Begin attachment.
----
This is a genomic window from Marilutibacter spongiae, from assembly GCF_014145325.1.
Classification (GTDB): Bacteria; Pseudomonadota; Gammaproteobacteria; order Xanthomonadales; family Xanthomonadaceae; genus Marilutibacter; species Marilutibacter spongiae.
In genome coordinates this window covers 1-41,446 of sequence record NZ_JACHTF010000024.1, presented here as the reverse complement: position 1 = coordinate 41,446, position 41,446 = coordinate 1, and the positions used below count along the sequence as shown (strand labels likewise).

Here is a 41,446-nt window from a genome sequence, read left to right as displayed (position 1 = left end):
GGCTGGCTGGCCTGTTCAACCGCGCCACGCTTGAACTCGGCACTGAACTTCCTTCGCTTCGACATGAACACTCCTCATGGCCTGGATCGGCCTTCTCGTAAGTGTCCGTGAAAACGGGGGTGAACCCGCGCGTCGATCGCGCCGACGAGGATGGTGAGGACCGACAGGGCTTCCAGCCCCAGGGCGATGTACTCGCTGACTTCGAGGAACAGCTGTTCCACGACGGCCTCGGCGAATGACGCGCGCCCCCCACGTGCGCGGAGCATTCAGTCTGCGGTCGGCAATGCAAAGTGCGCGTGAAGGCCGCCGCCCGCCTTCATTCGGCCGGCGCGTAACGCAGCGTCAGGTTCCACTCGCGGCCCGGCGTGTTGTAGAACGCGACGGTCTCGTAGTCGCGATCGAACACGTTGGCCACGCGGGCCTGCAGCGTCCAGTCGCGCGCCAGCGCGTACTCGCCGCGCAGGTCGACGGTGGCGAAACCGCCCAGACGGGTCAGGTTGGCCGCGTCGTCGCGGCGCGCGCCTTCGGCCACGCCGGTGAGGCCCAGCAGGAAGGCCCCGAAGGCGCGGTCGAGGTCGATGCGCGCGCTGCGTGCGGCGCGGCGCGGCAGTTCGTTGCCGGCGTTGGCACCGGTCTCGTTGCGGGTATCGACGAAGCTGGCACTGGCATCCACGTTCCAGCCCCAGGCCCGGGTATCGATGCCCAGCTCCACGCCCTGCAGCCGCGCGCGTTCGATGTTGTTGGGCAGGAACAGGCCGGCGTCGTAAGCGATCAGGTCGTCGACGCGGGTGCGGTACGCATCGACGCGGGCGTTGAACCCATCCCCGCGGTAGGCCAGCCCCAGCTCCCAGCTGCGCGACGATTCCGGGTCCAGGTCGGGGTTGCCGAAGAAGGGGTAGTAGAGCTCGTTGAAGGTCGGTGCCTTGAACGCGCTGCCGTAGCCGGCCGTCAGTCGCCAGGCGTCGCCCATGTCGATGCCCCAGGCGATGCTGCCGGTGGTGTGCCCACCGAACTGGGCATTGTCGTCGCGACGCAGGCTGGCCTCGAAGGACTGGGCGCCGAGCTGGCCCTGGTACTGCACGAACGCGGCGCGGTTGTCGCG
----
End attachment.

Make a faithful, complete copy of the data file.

This is a genomic window from Marilutibacter spongiae, from assembly GCF_014145325.1.
Classification (GTDB): Bacteria; Pseudomonadota; Gammaproteobacteria; order Xanthomonadales; family Xanthomonadaceae; genus Marilutibacter; species Marilutibacter spongiae.
In genome coordinates this window covers 1-41,446 of sequence record NZ_JACHTF010000024.1, presented here as the reverse complement: position 1 = coordinate 41,446, position 41,446 = coordinate 1, and the positions used below count along the sequence as shown (strand labels likewise).

Here is a 41,446-nt window from a genome sequence, read left to right as displayed (position 1 = left end):
GGCTGGCTGGCCTGTTCAACCGCGCCACGCTTGAACTCGGCACTGAACTTCCTTCGCTTCGACATGAACACTCCTCATGGCCTGGATCGGCCTTCTCGTAAGTGTCCGTGAAAACGGGGGTGAACCCGCGCGTCGATCGCGCCGACGAGGATGGTGAGGACCGACAGGGCTTCCAGCCCCAGGGCGATGTACTCGCTGACTTCGAGGAACAGCTGTTCCACGACGGCCTCGGCGAATGACGCGCGCCCCCCACGTGCGCGGAGCATTCAGTCTGCGGTCGGCAATGCAAAGTGCGCGTGAAGGCCGCCGCCCGCCTTCATTCGGCCGGCGCGTAACGCAGCGTCAGGTTCCACTCGCGGCCCGGCGTGTTGTAGAACGCGACGGTCTCGTAGTCGCGATCGAACACGTTGGCCACGCGGGCCTGCAGCGTCCAGTCGCGCGCCAGCGCGTACTCGCCGCGCAGGTCGACGGTGGCGAAACCGCCCAGACGGGTCAGGTTGGCCGCGTCGTCGCGGCGCGCGCCTTCGGCCACGCCGGTGAGGCCCAGCAGGAAGGCCCCGAAGGCGCGGTCGAGGTCGATGCGCGCGCTGCGTGCGGCGCGGCGCGGCAGTTCGTTGCCGGCGTTGGCACCGGTCTCGTTGCGGGTATCGACGAAGCTGGCACTGGCATCCACGTTCCAGCCCCAGGCCCGGGTATCGATGCCCAGCTCCACGCCCTGCAGCCGCGCGCGTTCGATGTTGTTGGGCAGGAACAGGCCGGCGTCGTAAGCGATCAGGTCGTCGACGCGGGTGCGGTACGCATCGACGCGGGCGTTGAACCCATCCCCGCGGTAGGCCAGCCCCAGCTCCCAGCTGCGCGACGATTCCGGGTCCAGGTCGGGGTTGCCGAAGAAGGGGTAGTAGAGCTCGTTGAAGGTCGGTGCCTTGAACGCGCTGCCGTAGCCGGCCGTCAGTCGCCAGGCGTCGCCCATGTCGATGCCCCAGGCGATGCTGCCGGTGGTGTGCCCACCGAACTGGGCATTGTCGTCGCGACGCAGGCTGGCCTCGAAGGACTGGGCGCCGAGCTGGCCCTGGTACTGCACGAACGCGGCGCGGTTGTCGCG